12 Booklist November 1, 2016 www.booklistreader.com
importance or developing rhetoric around
public monuments. —Danielle Susi
Selected Poems, 1968–2014.
By Paul Muldoon.
Nov. 2016. 240p. Farrar, $27 (9780374260828). 821.
Over the past 45 years, acclaimed Irish poet
Muldoon has authored more than 30 books,
most recently, One Thousand Things Worth
Knowing (2015). During this time, Muldoon
has perfected his characteristic sense of wry
understatement, penchant for sly allusions,
birth of a foal or a harmless encounter with
a hedgehog (“the god / Under this crown of
thorns”). Many of Muldoon’s poems can be
read as such whimsical run-ins, situated amid
rural farmland under the “soiled grey blanket
of Irish rain,” populated as it is with foxes,
frogs, and quail. But with his unique voice,
Muldoon is also master of the poetic epic,
long narratives that read like lyrical novellas. As a selection of Muldoon’s most popular
work, this volume is sure to include fan favorites, and will also provide new readers with a
wide-ranging introduction to one of the most
prolific and appreciated poets of contemporary English literature. —Diego Báez
Geography & Travel
Grape, Olive, Pig: Deep Travels
through Spain’s Food Culture.
By Matt Goulding.
Nov. 2016. 368p. illus. Harper/Wave, $35 (9780062394132);
e-book, $19.99 (9780062394149). 915.2.
Goulding’s presentation of the myriad
Spanish gastronomic delights from across the
culturally diverse coun-
try is deliciously enticing
and thoughtfully intro-
spective. The extensive
tapas crawls of Barcelona
and Madrid, the hedonis-
tic pleasures of traversing
Asturias with José Andrés,
and insightful discus-
sions with the fascinating chefs and winemakers
of Basque country are juxtaposed with detailed
descriptions of the ancient traditions of mak-
ing paella in Moor-influenced Valencia, the
curing of the jamon iberico of Salamanca, and
the hearty salmorejo (a garlicky tomato bread
soup) of Córdoba. The importance of specific
local ingredients and recipes to each area’s way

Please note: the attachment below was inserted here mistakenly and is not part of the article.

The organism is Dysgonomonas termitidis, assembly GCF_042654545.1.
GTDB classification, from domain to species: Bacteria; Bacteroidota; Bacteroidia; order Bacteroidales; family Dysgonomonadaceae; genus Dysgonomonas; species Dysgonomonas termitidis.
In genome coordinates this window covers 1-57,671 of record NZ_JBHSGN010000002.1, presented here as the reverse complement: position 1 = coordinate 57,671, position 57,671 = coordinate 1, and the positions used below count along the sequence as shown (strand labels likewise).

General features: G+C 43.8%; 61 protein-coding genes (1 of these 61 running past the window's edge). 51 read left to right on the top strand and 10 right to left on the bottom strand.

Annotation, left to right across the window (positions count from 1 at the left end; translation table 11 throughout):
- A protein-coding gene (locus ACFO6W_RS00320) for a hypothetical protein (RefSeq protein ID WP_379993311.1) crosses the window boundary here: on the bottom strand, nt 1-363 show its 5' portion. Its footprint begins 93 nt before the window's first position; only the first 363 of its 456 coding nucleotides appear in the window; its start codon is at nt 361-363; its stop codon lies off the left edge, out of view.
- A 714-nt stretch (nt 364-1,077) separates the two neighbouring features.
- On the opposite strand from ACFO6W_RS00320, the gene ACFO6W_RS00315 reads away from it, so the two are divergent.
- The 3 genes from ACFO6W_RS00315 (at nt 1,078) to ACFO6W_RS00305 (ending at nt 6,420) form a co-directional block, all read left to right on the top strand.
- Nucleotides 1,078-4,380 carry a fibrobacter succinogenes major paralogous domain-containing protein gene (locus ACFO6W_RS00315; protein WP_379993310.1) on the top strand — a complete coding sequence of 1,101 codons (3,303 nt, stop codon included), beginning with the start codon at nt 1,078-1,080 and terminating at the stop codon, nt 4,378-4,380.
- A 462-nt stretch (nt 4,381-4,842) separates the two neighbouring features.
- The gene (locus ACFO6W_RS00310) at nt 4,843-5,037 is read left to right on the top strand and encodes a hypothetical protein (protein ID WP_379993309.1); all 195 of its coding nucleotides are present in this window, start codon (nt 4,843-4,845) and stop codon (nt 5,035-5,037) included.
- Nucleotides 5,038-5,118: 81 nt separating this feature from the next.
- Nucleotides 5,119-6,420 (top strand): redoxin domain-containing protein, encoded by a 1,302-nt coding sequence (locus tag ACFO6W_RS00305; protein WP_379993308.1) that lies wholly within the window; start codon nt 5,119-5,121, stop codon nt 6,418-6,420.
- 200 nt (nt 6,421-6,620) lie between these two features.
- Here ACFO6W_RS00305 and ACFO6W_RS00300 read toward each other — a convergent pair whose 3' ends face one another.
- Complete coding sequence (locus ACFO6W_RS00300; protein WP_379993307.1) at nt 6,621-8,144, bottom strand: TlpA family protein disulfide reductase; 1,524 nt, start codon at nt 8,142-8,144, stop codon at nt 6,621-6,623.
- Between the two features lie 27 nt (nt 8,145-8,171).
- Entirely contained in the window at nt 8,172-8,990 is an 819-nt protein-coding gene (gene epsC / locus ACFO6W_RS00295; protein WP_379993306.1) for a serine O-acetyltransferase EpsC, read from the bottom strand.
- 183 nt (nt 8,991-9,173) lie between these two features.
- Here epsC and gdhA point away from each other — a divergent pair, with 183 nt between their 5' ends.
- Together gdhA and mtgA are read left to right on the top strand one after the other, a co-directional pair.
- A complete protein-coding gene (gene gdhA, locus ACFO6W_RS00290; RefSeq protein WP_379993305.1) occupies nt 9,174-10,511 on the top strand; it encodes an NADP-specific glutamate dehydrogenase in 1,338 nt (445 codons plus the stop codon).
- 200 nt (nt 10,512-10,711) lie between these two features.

of life are especially illuminated in chapters on
the Galician men known as percebeiros bravely
hunting barnacles, the competitive bluefin tuna
trade of Cadiz, and the simple migas meals of
the cave-dwelling villagers of Granada. Inter-
mezzos are provided throughout the text by
interesting sidebars highlighting such nuggets
of information as how to eat or drink like a
Spaniard, tapas taxonomy, and the various rice
dishes found throughout Spain. Introductions
by way of quotes and short vignettes of a di-
verse cross section of Spain’s unique citizenry,
from fishermen to nuns, chefs to sanitation
workers, further balance Goulding’s culinary
travel guide. —Becca Smith
Crown of Blood: A Deadly Inheritance of
Lady Jane Grey.
By Nicola Tallis.
Dec. 2016. 400p. illus. Pegasus, $27.95
There are many portals into the vibrant Tudor
period in English history, each marked with the
name of an individual whose life contributed
to the drama of the era. One such significant
personage was Lady Jane Grey, who is usually
thought of as a poor little creature caught up
in the devious schemes of opposing court factions. Lady Jane was a great-granddaughter of
Henry VIII. Inheritance of the throne, as we all
know, was a central theme of the Tudor years,
and Lady Jane found herself proclaimed queen